Staying cool, calm and composed amid uncertainty, ambiguity and abstrusity can be preached by armchair critics, but when it comes to practicality and applicability, it is close to impossible. This is the life of any career trader and for some part-timers too. Some traders are virtuous enough to handle these situations with profound sanity while many succumb to the pressure and are prone to trading stress.
Despite all these animosities, still many choose trading over other careers. Part-timers can simply invest via hedge fund or investment banks and enjoy his comforting life, yet they chose to share the dread of sleepless nights. It is definitely not because of lack of career opportunities, as a matter of fact, many traders have some spectacular skills which can turn on any employer. It is because thrill, chill and sizzle associated with trading.
The ecstasy reached after profits can never be replicated by any sniffs and cracks. This divine feeling is the honeymoon period of a trader. Once the sizzle runs out, cumbersome starts to kick in. A trader will then start to realize that he has to pay his mortgages and bills every month by going through all these hassles. A part-timer, who started trading because of his belittle earnings, will also have cash crunch situations despite putting his effort in trading apart from his day job. These are the typical scenario of stress creeping into a trader.
Insomnia and stress are like Bonnie and Clyde, and so sleepless nights are the best indication of any type of stress. Sudden mood swings, feeling disconnected from the surroundings, idleness and laziness are the other predominant indications of stress. Watch out for the negative feelings and negative attitude towards life too, as a failure in trading can be iterated as a failure in life by many. Some therapists nowadays suggest sudden flu and digestive problems are even the outbursts of stress. In a nutshell, trading stress can be identified from any change in body, mind and soul.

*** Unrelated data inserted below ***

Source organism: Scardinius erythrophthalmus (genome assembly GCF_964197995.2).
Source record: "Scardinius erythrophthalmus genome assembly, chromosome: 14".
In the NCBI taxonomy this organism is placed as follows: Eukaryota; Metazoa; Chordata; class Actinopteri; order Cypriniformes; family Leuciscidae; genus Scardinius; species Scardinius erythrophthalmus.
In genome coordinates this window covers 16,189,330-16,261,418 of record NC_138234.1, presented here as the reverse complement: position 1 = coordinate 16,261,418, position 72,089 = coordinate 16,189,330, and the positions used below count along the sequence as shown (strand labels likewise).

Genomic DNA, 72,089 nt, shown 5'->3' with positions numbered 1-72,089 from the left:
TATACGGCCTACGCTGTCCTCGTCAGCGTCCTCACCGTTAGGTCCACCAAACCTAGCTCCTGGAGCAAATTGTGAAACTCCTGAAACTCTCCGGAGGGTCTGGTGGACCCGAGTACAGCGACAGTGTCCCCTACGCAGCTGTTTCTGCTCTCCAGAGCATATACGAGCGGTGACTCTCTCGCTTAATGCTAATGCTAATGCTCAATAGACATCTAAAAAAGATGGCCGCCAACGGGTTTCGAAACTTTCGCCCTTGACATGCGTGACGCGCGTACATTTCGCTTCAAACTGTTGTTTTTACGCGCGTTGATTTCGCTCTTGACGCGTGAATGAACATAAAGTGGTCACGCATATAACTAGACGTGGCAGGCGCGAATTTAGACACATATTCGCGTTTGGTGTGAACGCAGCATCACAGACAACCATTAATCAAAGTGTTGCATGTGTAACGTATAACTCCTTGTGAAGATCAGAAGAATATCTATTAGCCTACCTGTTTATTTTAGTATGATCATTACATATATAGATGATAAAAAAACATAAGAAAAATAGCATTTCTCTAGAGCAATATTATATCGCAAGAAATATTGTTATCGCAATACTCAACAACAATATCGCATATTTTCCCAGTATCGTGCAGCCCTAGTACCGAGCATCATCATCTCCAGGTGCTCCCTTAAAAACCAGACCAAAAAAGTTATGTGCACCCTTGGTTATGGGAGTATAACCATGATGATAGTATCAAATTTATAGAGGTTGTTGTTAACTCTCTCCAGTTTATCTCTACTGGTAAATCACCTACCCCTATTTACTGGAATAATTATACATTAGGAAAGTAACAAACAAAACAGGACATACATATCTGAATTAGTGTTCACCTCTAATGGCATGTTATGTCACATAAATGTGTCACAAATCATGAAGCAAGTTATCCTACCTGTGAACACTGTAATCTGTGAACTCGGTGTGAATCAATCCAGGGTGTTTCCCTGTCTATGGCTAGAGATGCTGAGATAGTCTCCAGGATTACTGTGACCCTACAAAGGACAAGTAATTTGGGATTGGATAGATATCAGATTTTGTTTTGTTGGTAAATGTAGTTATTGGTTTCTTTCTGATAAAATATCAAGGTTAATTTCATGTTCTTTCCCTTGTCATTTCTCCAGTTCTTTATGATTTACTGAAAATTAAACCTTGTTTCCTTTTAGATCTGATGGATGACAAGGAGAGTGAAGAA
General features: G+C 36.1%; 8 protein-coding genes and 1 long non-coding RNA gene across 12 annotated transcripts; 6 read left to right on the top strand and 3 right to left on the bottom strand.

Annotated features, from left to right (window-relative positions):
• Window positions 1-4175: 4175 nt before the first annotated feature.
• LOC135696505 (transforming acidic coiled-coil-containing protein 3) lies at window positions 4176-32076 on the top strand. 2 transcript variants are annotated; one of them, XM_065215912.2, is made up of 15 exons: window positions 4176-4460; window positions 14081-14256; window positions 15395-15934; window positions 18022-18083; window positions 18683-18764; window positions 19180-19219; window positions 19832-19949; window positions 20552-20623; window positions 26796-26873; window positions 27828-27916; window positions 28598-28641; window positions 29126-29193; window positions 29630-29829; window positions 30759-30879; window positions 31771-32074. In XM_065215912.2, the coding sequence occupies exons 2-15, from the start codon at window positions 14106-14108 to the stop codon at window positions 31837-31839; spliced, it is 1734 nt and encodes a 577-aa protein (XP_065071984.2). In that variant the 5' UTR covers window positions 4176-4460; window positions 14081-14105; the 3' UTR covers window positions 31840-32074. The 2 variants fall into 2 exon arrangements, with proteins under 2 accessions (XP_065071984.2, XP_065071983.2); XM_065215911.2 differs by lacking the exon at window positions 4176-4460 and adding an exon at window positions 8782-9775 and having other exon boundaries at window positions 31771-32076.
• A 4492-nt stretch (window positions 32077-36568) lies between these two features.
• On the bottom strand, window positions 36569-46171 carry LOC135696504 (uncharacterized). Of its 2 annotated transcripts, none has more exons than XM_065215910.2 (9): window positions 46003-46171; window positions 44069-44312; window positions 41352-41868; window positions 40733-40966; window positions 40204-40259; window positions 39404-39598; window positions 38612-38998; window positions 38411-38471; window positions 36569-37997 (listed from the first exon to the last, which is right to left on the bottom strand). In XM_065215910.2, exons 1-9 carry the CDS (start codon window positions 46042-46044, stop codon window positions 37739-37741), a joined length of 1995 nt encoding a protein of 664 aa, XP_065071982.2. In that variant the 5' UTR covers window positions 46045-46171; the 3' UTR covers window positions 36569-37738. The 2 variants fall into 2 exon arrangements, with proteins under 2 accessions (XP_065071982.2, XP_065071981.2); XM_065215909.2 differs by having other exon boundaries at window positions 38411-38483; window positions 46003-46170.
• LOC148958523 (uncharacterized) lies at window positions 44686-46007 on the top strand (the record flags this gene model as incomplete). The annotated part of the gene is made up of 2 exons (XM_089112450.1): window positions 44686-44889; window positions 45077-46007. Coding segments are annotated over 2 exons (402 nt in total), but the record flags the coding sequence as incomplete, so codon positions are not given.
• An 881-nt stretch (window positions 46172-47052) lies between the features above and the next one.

The critical reason for trading stress is that the amount locked as trading capital can mean a lot to a trader. A trader should know his worth and the amount of money he can afford to lose. Many traders misunderstand this notion and place a small stop loss for every trade, which results in a bigger cumulative loss. The loss-bearing capacity is usually 20-30 % of savings. Therefore, the ideal trading capital is this affordable meager portion. Unfortunately if the affordable is afforded, it is better to take some time off and make a stringent decision whether to continue trading or not. ‘Never go all in’- this can reduce the trading stress to a considerable extent.
A good workout can take out the complacency and boredom in one’s mind and rejuvenate the desires and ambitions. A whole body workout in a gym can increase the blood flow to the brain and can re-invent a person but not everyone will have a passion for it. The best substitute can be running, swimming, yoga or any tough physical sport. Just a simple morning walk can ease one’s mind. A trader can also play games like chess or even sudoku to refresh his mind. These kinds of mental and body exercise can make a person mentally tough to withstand stress.